(RxWiki News) In the US, death rates from heart disease and stroke have declined over the past two decades. In Europe, the trend is similar, although heart-related hospitalizations have been increasing.
New research suggests that fewer people in Europe are developing cardiovascular disease. Death rates, however, vary greatly from country to country. Recent research highlights the overall positive trend regarding mortality rates. The report stresses, however, that heart disease continues to be a serious health burden, and more people are being hospitalized with cardiovascular issues.
"Exercise regularly and eat healthy foods to lower cardiovascular risks."
The study was led by Dr. Melanie Nichols, research associate from the British Heart Foundation Centre on Population Approaches for Non-Communicable Disease Prevention at the University of Oxford (UK) and senior research fellow at Deakin University in Australia.
Dr. Nichols and colleagues reviewed data from a number of European and international sources. They focused on information regarding deaths from cardiovascular disease (CVD). Sources showed trends over a 10-year period (ending between 2010 and 2012 in most countries).
Scientists observed that CVD death rates had fallen in most of Europe. In 25 countries, the rate of people dying after being admitted to the hospital with a heart attack dropped an average of 5 percent in the past five years.
Co-author Nick Townsend, PhD, a senior researcher at the BHF Centre on Population Approaches for Non-Communicable Disease Prevention, attributed improvements in heart health to improvements in behavior and use of medication.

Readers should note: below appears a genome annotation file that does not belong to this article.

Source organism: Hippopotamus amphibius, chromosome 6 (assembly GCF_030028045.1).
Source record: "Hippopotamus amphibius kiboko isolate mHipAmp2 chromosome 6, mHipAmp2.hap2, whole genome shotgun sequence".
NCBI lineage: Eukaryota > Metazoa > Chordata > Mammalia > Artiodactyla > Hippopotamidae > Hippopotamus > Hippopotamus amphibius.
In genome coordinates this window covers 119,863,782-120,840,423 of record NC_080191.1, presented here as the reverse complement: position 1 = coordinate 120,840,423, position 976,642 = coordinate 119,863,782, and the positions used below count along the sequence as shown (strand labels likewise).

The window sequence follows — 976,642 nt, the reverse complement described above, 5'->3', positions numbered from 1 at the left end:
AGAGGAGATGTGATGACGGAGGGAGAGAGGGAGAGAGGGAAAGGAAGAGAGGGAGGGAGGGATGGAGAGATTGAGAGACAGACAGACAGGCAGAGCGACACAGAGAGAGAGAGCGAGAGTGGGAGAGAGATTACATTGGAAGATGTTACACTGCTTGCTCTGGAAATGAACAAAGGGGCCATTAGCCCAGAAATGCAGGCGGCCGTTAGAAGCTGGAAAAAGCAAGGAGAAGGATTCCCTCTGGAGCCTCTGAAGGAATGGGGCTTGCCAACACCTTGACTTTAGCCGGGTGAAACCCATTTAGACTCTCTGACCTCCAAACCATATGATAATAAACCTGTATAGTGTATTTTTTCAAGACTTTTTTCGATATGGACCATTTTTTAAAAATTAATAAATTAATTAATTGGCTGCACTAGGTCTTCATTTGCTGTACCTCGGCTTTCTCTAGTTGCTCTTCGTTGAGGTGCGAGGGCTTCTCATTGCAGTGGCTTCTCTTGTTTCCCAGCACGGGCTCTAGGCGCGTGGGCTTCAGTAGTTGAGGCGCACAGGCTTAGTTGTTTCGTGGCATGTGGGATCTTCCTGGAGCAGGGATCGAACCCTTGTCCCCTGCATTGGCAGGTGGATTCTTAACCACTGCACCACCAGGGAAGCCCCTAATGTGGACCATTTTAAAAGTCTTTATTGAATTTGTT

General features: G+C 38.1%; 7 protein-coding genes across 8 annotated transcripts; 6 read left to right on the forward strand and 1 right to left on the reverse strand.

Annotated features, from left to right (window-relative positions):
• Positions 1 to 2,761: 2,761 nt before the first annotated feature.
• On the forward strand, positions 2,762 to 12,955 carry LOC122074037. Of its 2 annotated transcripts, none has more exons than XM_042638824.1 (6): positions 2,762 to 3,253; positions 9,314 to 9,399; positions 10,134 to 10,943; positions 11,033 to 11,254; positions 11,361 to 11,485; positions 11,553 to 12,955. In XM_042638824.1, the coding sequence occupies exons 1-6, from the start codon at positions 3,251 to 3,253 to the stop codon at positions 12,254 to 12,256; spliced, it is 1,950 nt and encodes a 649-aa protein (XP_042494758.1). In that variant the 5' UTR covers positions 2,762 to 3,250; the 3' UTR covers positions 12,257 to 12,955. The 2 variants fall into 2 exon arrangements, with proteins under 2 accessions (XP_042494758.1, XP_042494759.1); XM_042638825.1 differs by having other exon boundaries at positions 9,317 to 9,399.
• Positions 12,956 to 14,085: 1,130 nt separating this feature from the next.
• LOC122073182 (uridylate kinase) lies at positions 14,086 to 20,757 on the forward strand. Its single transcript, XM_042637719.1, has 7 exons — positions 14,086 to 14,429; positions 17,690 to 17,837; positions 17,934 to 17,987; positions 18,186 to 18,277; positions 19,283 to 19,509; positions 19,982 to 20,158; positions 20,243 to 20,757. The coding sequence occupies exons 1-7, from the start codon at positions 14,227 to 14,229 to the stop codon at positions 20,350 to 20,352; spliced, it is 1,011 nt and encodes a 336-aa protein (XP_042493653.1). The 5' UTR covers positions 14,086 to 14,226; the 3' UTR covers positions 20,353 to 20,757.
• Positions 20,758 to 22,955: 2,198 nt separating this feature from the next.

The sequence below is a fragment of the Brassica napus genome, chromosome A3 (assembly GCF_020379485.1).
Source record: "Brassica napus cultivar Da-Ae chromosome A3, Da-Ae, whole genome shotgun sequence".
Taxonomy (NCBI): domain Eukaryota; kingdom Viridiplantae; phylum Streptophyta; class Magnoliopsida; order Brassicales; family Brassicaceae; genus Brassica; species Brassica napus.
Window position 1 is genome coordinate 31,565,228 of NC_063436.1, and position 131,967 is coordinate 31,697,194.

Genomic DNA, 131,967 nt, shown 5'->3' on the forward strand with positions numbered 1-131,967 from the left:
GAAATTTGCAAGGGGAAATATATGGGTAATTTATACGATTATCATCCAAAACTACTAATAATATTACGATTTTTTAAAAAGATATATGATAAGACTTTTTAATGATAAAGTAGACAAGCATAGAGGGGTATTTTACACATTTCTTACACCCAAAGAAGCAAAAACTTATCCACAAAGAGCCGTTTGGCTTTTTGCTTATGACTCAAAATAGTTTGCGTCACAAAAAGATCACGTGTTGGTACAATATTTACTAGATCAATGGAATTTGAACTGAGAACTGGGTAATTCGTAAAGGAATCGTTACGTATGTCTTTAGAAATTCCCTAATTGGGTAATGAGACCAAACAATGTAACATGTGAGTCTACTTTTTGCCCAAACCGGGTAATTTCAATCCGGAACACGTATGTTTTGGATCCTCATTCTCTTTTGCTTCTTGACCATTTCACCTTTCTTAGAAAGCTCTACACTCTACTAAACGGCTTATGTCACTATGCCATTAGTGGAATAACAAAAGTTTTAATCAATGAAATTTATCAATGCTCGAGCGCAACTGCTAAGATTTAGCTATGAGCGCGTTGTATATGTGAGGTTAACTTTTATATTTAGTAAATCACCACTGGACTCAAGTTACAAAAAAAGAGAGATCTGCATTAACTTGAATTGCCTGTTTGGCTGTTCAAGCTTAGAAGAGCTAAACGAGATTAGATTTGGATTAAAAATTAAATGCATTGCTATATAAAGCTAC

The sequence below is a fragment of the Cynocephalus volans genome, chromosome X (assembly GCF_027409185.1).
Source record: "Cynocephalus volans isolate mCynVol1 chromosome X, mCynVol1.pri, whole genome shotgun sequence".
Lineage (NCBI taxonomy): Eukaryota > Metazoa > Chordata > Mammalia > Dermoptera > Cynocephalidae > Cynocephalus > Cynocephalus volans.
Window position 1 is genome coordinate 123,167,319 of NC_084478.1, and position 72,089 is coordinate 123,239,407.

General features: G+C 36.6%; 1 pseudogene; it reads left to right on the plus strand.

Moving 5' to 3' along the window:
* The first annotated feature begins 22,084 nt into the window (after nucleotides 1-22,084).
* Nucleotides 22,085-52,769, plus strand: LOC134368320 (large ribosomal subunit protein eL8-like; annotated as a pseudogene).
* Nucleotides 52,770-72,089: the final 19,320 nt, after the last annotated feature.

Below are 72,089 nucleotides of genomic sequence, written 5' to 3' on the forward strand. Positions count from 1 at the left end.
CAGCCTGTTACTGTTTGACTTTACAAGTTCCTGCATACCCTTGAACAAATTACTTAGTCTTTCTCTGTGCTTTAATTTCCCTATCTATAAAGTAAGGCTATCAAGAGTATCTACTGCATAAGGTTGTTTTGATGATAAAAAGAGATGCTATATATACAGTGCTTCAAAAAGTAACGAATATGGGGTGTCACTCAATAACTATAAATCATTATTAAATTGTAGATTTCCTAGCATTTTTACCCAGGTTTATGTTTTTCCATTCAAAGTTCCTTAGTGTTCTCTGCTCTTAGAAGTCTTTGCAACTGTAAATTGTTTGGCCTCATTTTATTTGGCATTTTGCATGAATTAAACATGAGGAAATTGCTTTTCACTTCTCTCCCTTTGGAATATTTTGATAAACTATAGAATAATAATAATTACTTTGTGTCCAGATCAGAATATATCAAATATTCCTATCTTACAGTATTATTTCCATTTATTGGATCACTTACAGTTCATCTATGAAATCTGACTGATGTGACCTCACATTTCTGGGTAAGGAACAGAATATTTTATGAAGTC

He said that these factors include “decreases in the number of people smoking tobacco, along with better treatments, including preventive ones, such as the increasing use of statins” in a recent press release.
Sarah Samaan, MD, cardiologist and physician partner at the Baylor Heart Hospital in Plano, TX, told dailyRx News that doctors have been treating high cholesterol more aggressively with statin therapy.
“Despite some negative press, when used appropriately, these drugs clearly save lives, and often for a very low cost,” she said.
Dr. Townsend warned, however, that rising rates of obesity could reverse the gains made in combating CVD.
The study authors also noted that hospitalizations in Europe for CVD had risen. This could have been due to a growing elderly population, they noted.
“Increased rates of hospitalization are an important observation that emphasizes the continued high burden of CVD in European populations despite dramatic decreases in age-adjusted mortality rates,” the authors wrote.
Dr. Samaan said that data from this study mirrors a recent report from the Yale-based Center of Outcomes Research and Evaluation that appeared in the journal Circulation.
“Over the past 10 years, the US has seen a 38 percent drop in hospitalizations for heart attack, a 33 percent drop in stroke, and a nearly 84 percent drop in hospitalizations for unstable heart symptoms,” Dr. Samaan said.
In some countries, CVD-related death rates remained high. For example, these rates were six times higher in Russia than France (after adjusting for age).
While more men died prematurely from CVD, a greater proportion of women died from this condition.
Half a million men died before the age of 65. Just under 1 million died before the age of 75, according to the study. Just over 200,000 women died before the age of 65. Half a million women died before the age of 75.
Dr. Townsend pointed out that 51 percent of women died, compared to 42 percent of men.
The study was published online Aug. 19 in the European Heart Journal.
The authors disclosed no conflicts of interest.